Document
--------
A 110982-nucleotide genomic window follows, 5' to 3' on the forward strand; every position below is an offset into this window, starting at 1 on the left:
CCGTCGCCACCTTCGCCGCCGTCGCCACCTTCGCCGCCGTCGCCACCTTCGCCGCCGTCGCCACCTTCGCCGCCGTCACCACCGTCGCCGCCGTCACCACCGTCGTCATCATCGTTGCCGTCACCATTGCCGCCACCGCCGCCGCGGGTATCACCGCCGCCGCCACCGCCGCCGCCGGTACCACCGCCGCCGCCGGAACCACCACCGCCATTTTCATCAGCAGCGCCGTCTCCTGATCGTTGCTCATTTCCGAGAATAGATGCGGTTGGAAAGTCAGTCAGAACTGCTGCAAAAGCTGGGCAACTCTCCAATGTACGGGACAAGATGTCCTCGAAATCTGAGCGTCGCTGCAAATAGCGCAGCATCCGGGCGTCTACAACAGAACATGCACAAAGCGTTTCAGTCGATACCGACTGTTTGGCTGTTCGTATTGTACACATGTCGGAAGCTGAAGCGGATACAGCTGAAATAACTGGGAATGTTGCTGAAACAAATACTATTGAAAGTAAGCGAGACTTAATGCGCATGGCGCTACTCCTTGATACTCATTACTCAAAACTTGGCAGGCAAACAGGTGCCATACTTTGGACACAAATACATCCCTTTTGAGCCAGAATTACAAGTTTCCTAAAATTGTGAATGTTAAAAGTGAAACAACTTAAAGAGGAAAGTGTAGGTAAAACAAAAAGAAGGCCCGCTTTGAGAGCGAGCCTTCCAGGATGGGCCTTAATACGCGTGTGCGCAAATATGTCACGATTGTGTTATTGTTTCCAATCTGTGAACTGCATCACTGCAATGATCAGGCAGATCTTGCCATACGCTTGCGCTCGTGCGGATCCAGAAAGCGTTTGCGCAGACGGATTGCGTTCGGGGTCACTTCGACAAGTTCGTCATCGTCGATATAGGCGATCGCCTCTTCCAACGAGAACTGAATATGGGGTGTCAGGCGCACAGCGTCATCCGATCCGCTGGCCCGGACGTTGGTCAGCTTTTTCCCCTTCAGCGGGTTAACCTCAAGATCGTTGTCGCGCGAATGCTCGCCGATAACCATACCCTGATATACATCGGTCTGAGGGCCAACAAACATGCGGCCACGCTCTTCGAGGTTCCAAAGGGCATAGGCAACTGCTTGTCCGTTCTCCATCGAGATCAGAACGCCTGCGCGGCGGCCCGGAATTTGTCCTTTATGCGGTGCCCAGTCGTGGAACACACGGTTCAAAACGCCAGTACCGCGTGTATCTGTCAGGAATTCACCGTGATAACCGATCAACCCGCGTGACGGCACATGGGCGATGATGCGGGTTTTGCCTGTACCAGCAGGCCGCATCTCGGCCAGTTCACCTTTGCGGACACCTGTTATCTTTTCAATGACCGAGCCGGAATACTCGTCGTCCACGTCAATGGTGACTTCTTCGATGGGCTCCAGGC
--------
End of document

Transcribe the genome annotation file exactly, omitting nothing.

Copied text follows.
A 110982-nucleotide genomic window follows, 5' to 3' on the forward strand; every position below is an offset into this window, starting at 1 on the left:
CCGTCGCCACCTTCGCCGCCGTCGCCACCTTCGCCGCCGTCGCCACCTTCGCCGCCGTCGCCACCTTCGCCGCCGTCACCACCGTCGCCGCCGTCACCACCGTCGTCATCATCGTTGCCGTCACCATTGCCGCCACCGCCGCCGCGGGTATCACCGCCGCCGCCACCGCCGCCGCCGGTACCACCGCCGCCGCCGGAACCACCACCGCCATTTTCATCAGCAGCGCCGTCTCCTGATCGTTGCTCATTTCCGAGAATAGATGCGGTTGGAAAGTCAGTCAGAACTGCTGCAAAAGCTGGGCAACTCTCCAATGTACGGGACAAGATGTCCTCGAAATCTGAGCGTCGCTGCAAATAGCGCAGCATCCGGGCGTCTACAACAGAACATGCACAAAGCGTTTCAGTCGATACCGACTGTTTGGCTGTTCGTATTGTACACATGTCGGAAGCTGAAGCGGATACAGCTGAAATAACTGGGAATGTTGCTGAAACAAATACTATTGAAAGTAAGCGAGACTTAATGCGCATGGCGCTACTCCTTGATACTCATTACTCAAAACTTGGCAGGCAAACAGGTGCCATACTTTGGACACAAATACATCCCTTTTGAGCCAGAATTACAAGTTTCCTAAAATTGTGAATGTTAAAAGTGAAACAACTTAAAGAGGAAAGTGTAGGTAAAACAAAAAGAAGGCCCGCTTTGAGAGCGAGCCTTCCAGGATGGGCCTTAATACGCGTGTGCGCAAATATGTCACGATTGTGTTATTGTTTCCAATCTGTGAACTGCATCACTGCAATGATCAGGCAGATCTTGCCATACGCTTGCGCTCGTGCGGATCCAGAAAGCGTTTGCGCAGACGGATTGCGTTCGGGGTCACTTCGACAAGTTCGTCATCGTCGATATAGGCGATCGCCTCTTCCAACGAGAACTGAATATGGGGTGTCAGGCGCACAGCGTCATCCGATCCGCTGGCCCGGACGTTGGTCAGCTTTTTCCCCTTCAGCGGGTTAACCTCAAGATCGTTGTCGCGCGAATGCTCGCCGATAACCATACCCTGATATACATCGGTCTGAGGGCCAACAAACATGCGGCCACGCTCTTCGAGGTTCCAAAGGGCATAGGCAACTGCTTGTCCGTTCTCCATCGAGATCAGAACGCCTGCGCGGCGGCCCGGAATTTGTCCTTTATGCGGTGCCCAGTCGTGGAACACACGGTTCAAAACGCCAGTACCGCGTGTATCTGTCAGGAATTCACCGTGATAACCGATCAACCCGCGTGACGGCACATGGGCGATGATGCGGGTTTTGCCTGTACCAGCAGGCCGCATCTCGGCCAGTTCACCTTTGCGGACACCTGTTATCTTTTCAATGACCGAGCCGGAATACTCGTCGTCCACGTCAATGGTGACTTCTTCGATGGGCTCCAGGC